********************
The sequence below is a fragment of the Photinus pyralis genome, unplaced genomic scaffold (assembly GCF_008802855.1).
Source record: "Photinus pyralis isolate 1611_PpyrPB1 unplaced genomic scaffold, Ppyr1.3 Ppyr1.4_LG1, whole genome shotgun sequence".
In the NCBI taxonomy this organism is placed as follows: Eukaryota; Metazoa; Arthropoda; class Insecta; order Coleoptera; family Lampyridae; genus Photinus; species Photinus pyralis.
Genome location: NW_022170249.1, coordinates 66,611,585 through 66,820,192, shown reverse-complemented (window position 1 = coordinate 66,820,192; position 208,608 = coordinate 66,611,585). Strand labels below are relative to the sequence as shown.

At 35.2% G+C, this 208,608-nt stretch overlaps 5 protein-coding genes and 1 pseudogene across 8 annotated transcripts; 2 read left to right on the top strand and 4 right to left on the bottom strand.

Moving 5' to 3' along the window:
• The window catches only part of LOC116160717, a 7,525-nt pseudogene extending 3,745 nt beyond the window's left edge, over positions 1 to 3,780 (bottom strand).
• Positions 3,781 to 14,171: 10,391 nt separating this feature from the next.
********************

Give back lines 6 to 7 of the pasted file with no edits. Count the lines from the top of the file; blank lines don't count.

Moving 5' to 3' along the window:
• The window catches only part of LOC116160717, a 7,525-nt pseudogene extending 3,745 nt beyond the window's left edge, over positions 1 to 3,780 (bottom strand).